Friends of Woodland Park Zoo Elephants is bringing awareness to the plight of Bamboo, Chai and Watoto, the three elephants who live on display at Woodland Park Zoo. Our mission is for them to be retired to a sanctuary with vast spaces in a suitable climate and that the live elephant exhibit be permanently closed. A recent survey showed that Seattleites embrace these values with 62% favoring the elephants’ retirement.

Watoto kept in solitary confinement

Watoto kept in solitary confinement

Bamboo, Chai and Watoto, were babies when they were taken from their mothers with whom they should have spent their entire lives. They were crated up and sent to Seattle to be put on display. Their world became a fraction of an acre outdoors and prolonged confinement in a barren barn stall, or cage, indoors. That was the first of many traumas — absent of maternal protection —that they have endured in their decades in Seattle.

Science has taught us too much about the nature of elephants to continue to keep them in environments that physically and psychologically harm these peaceful, intelligent animals.

Bamboo suffering from foot problems

Bamboo suffering from foot problems

Dr. Jane Goodall stated:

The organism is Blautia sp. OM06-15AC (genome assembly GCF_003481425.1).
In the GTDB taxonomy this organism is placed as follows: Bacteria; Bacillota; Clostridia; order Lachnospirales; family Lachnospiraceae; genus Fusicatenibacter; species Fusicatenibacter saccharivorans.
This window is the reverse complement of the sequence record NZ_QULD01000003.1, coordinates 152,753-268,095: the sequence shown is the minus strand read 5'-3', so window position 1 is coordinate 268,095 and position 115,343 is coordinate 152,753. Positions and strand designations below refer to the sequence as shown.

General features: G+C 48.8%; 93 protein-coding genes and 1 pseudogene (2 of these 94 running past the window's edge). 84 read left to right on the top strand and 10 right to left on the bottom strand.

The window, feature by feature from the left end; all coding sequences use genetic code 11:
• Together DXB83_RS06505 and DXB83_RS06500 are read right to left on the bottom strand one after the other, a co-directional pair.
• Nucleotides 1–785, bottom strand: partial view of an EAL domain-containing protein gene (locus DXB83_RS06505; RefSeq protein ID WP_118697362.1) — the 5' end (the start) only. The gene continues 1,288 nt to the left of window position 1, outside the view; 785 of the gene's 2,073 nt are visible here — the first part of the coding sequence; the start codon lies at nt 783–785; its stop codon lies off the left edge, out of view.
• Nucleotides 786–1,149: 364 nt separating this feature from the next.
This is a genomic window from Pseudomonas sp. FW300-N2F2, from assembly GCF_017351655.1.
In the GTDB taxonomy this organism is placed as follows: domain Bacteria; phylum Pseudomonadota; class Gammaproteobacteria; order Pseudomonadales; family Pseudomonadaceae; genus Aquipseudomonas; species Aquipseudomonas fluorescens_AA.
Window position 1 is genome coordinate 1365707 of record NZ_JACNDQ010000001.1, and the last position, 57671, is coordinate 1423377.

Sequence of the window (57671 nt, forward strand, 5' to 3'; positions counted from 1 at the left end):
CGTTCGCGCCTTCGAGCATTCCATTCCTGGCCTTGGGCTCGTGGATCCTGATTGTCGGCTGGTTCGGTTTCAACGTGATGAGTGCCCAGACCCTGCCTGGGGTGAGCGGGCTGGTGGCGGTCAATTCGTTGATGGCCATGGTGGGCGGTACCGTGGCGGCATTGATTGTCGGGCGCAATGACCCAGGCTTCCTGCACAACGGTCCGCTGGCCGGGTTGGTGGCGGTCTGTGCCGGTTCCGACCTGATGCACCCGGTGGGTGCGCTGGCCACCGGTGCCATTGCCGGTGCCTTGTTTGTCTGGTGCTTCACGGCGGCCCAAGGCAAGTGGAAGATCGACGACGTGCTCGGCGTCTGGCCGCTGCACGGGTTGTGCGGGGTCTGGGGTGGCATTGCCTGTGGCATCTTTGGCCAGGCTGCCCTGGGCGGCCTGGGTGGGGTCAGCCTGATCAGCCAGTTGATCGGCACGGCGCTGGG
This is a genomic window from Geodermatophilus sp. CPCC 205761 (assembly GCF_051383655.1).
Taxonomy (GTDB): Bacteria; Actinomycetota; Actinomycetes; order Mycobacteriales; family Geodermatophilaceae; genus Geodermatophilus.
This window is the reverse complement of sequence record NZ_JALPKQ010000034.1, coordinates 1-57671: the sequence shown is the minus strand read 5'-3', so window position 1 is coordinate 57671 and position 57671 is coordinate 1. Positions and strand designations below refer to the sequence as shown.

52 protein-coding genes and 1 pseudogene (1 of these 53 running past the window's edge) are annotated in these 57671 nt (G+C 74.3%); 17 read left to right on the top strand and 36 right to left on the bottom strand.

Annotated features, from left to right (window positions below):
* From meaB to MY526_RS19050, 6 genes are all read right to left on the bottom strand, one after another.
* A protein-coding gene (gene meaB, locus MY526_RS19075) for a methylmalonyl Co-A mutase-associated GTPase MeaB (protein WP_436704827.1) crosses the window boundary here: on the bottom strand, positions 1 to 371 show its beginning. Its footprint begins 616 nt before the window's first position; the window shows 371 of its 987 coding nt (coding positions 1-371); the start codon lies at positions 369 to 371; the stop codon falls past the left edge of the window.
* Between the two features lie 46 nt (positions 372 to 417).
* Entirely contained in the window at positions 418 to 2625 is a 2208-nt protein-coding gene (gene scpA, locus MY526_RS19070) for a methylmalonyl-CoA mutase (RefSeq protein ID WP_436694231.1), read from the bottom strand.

While many zoos do an excellent job of caring for wild animals and contributing to their conservation, there are some species, like elephants, which will always be unsuited to zoo environments.”

Elephants held in zoo captivity live decades shorter than their natural lifespan.

Bamboo, Chai and Watoto suffer from arthritis, colic, painful skin ailments, lameness and chronic foot infections — all captivity-induced ailments. All three elephants display abnormal repetitive stereotypical behaviors such as pacing, head bobbing and swaying. These behaviors are the mind’s way of coping with trauma, stress and crushing boredom.

Dr. Joyce Poole, who has studied elephants for over 40 years said:

In over 34,000 sightings of elephants [in the wild] not one elephant has been seen swaying rhythmically back and forth or showing other neurotic behavior— ultimately caused by lack of space.”

Elephants at a sanctuary

We believe, as do 66% of Seattleites that people can learn about elephants and their conservation from a non-live elephant exhibit. Seattle is perfectly positioned to lead the way with an innovative, educational experience that is also fun. Woodland Park Zoo has a unique opportunity to be leaders in compassion and teach our children an incredible lesson in science by releasing Bamboo, Chai and Watoto to a sanctuary.

Allowing the elephants to live out their lives at a sanctuary is the ethical and humane decision of an enlightened zoo, government, and community.

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